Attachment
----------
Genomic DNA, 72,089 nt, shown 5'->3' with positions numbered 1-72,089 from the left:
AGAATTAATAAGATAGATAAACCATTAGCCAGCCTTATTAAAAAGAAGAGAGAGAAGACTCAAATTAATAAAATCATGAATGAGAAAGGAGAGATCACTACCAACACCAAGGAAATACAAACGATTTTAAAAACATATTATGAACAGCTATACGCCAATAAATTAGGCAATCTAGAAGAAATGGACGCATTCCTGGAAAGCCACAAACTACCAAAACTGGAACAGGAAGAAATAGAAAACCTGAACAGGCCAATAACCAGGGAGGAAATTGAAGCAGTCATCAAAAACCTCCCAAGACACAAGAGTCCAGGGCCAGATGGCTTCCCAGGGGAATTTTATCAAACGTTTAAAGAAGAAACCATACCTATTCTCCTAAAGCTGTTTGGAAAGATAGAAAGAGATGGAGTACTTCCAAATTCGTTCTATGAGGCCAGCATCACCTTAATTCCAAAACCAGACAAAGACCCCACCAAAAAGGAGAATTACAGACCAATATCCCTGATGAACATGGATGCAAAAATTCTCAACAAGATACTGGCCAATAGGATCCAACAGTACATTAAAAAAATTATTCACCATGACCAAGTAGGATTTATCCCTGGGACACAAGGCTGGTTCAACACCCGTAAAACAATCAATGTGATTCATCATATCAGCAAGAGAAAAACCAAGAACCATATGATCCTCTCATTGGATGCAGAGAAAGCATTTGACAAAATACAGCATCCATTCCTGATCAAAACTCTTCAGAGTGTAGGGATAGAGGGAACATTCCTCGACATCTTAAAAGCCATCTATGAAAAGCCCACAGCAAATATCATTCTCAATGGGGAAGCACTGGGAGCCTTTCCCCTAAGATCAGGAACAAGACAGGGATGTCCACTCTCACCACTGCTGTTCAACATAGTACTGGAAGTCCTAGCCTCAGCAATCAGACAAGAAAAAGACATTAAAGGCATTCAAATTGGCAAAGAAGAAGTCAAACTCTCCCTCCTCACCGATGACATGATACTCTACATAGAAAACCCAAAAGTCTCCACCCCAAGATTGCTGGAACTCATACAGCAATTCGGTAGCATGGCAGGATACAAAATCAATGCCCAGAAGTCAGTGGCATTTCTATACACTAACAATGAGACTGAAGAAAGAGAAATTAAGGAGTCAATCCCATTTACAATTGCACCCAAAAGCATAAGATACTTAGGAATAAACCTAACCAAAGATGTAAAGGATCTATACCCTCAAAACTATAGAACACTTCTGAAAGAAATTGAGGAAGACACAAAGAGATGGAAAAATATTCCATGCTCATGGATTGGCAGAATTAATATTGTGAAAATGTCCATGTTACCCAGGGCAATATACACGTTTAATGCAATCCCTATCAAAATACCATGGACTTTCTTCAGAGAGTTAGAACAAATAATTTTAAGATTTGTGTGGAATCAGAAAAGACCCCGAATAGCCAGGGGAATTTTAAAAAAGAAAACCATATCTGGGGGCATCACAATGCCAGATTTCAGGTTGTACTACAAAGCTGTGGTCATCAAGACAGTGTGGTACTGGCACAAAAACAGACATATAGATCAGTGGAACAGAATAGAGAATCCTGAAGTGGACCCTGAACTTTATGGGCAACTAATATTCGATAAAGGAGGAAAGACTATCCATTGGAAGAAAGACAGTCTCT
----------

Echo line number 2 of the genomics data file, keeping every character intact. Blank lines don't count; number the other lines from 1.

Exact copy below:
AGAATTAATAAGATAGATAAACCATTAGCCAGCCTTATTAAAAAGAAGAGAGAGAAGACTCAAATTAATAAAATCATGAATGAGAAAGGAGAGATCACTACCAACACCAAGGAAATACAAACGATTTTAAAAACATATTATGAACAGCTATACGCCAATAAATTAGGCAATCTAGAAGAAATGGACGCATTCCTGGAAAGCCACAAACTACCAAAACTGGAACAGGAAGAAATAGAAAACCTGAACAGGCCAATAACCAGGGAGGAAATTGAAGCAGTCATCAAAAACCTCCCAAGACACAAGAGTCCAGGGCCAGATGGCTTCCCAGGGGAATTTTATCAAACGTTTAAAGAAGAAACCATACCTATTCTCCTAAAGCTGTTTGGAAAGATAGAAAGAGATGGAGTACTTCCAAATTCGTTCTATGAGGCCAGCATCACCTTAATTCCAAAACCAGACAAAGACCCCACCAAAAAGGAGAATTACAGACCAATATCCCTGATGAACATGGATGCAAAAATTCTCAACAAGATACTGGCCAATAGGATCCAACAGTACATTAAAAAAATTATTCACCATGACCAAGTAGGATTTATCCCTGGGACACAAGGCTGGTTCAACACCCGTAAAACAATCAATGTGATTCATCATATCAGCAAGAGAAAAACCAAGAACCATATGATCCTCTCATTGGATGCAGAGAAAGCATTTGACAAAATACAGCATCCATTCCTGATCAAAACTCTTCAGAGTGTAGGGATAGAGGGAACATTCCTCGACATCTTAAAAGCCATCTATGAAAAGCCCACAGCAAATATCATTCTCAATGGGGAAGCACTGGGAGCCTTTCCCCTAAGATCAGGAACAAGACAGGGATGTCCACTCTCACCACTGCTGTTCAACATAGTACTGGAAGTCCTAGCCTCAGCAATCAGACAAGAAAAAGACATTAAAGGCATTCAAATTGGCAAAGAAGAAGTCAAACTCTCCCTCCTCACCGATGACATGATACTCTACATAGAAAACCCAAAAGTCTCCACCCCAAGATTGCTGGAACTCATACAGCAATTCGGTAGCATGGCAGGATACAAAATCAATGCCCAGAAGTCAGTGGCATTTCTATACACTAACAATGAGACTGAAGAAAGAGAAATTAAGGAGTCAATCCCATTTACAATTGCACCCAAAAGCATAAGATACTTAGGAATAAACCTAACCAAAGATGTAAAGGATCTATACCCTCAAAACTATAGAACACTTCTGAAAGAAATTGAGGAAGACACAAAGAGATGGAAAAATATTCCATGCTCATGGATTGGCAGAATTAATATTGTGAAAATGTCCATGTTACCCAGGGCAATATACACGTTTAATGCAATCCCTATCAAAATACCATGGACTTTCTTCAGAGAGTTAGAACAAATAATTTTAAGATTTGTGTGGAATCAGAAAAGACCCCGAATAGCCAGGGGAATTTTAAAAAAGAAAACCATATCTGGGGGCATCACAATGCCAGATTTCAGGTTGTACTACAAAGCTGTGGTCATCAAGACAGTGTGGTACTGGCACAAAAACAGACATATAGATCAGTGGAACAGAATAGAGAATCCTGAAGTGGACCCTGAACTTTATGGGCAACTAATATTCGATAAAGGAGGAAAGACTATCCATTGGAAGAAAGACAGTCTCT